Saving is one, crucial way that you can stay out of debt and it’s easier than you think. Although you might be saving to reach a specific goal (to buy a new car, a home or take a vacation) everyone can benefit from having an emergency savings fund, too.
What is an emergency savings fund?
Simply, an emergency fund is a stash of cash set aside to cover large, unexpected expenses, such as a major auto repair, or a financial crisis, such as job loss or large medical bills.
Why do I need an emergency savings fund?
The financial buffer an emergency fund provides can keep you afloat in a time of need without having to rely on high-interest credit cards or personal loans. This is especially important if you already have these obligations and disposable income is in short supply.
How much should I save?
The answer is, “it depends.” Everyone’s needs and goals are different. A good rule of thumb is to have enough to cover 3-6 months’ worth of basic living expenses. If you lose your job, for instance, you could use the money to pay for necessities while you find a new one, or the funds could supplement your unemployment benefits.
Start small if you must, but start. Having even $500 saved can get you out of many financial scrapes. Put a little something away now, and plan to add more over time.
Where do I put my emergency savings fund?
Because an emergency can strike at any time, having easy access to your money is a must. To avoid dipping into your savings unnecessarily, set up an account that is separate from your primary account. Therefore, a basic savings account is usually best.
How do I build an emergency savings fund?
- Pay yourself first. On pay day (which for most people is every two weeks), immediately transfer a portion to savings. Getting it out of your checking account will reduce the likelihood that you will spend it on unnecessary purchases. One way to do this is by setting up automatic transfers to your savings account each pay day.
- Build a budget that Includes a monthly savings goal. After you account for all of your necessities and bills (rent, food, car insurance etc.) see what you have left over. At least a portion of this “disposable” income should be set aside for savings. This will get you into the habit of saving regularly and will make the task less daunting.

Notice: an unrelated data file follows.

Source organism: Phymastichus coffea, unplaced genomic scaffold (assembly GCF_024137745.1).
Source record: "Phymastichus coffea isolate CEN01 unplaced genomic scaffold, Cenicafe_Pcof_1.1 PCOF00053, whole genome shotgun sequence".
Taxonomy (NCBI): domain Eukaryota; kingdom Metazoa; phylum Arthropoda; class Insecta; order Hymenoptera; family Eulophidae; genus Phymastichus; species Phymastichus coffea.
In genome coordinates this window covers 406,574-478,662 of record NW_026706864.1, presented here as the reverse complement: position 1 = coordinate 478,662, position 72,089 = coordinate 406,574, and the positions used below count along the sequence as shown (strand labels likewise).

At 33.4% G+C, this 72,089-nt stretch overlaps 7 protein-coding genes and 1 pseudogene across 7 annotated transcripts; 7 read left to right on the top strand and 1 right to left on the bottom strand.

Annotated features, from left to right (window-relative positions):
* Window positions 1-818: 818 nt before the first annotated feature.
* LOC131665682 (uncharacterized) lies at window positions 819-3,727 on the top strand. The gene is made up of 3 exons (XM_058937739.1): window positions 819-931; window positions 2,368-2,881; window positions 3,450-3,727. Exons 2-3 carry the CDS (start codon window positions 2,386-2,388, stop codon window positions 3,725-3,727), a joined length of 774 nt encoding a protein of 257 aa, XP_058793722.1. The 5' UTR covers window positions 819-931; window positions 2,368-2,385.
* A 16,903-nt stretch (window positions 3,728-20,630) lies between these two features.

- Give your debit card a rest. Believe it or not, your debit card is not your friend. Although it might make everyday purchasing more convenient, it really disconnects you from your spending and thus puts a wedge between you and your money. Withdraw your “walking around money” in cash each week so it’s easier to keep track of how much you have left (and if you run out before your next pay day, you’re probably spending too much – read on).
- Keep the change. Now that you’ll be using cash instead of your card, when you receive small bills after breaking a large bill, drop a few in the cookie jar and move it into your savings account periodically.
- Reduce expenses. There are dozens of ways to gently reduce spending and free up some income for your savings goals. Examples include cooking more meals at home, saving leftovers (for lunches at work) and avoiding small daily purchases like Starbucks or Dunkin Donuts. You can also look to reduce or eliminate luxury and convenience items such as cable TV (especially premium channels) and large data plans on your cell phone (use Wi-Fi instead).
You don’t have to save much to make a difference. Even a $20 a week will grow to $1,040 by the end of a year. Don’t wait, start today!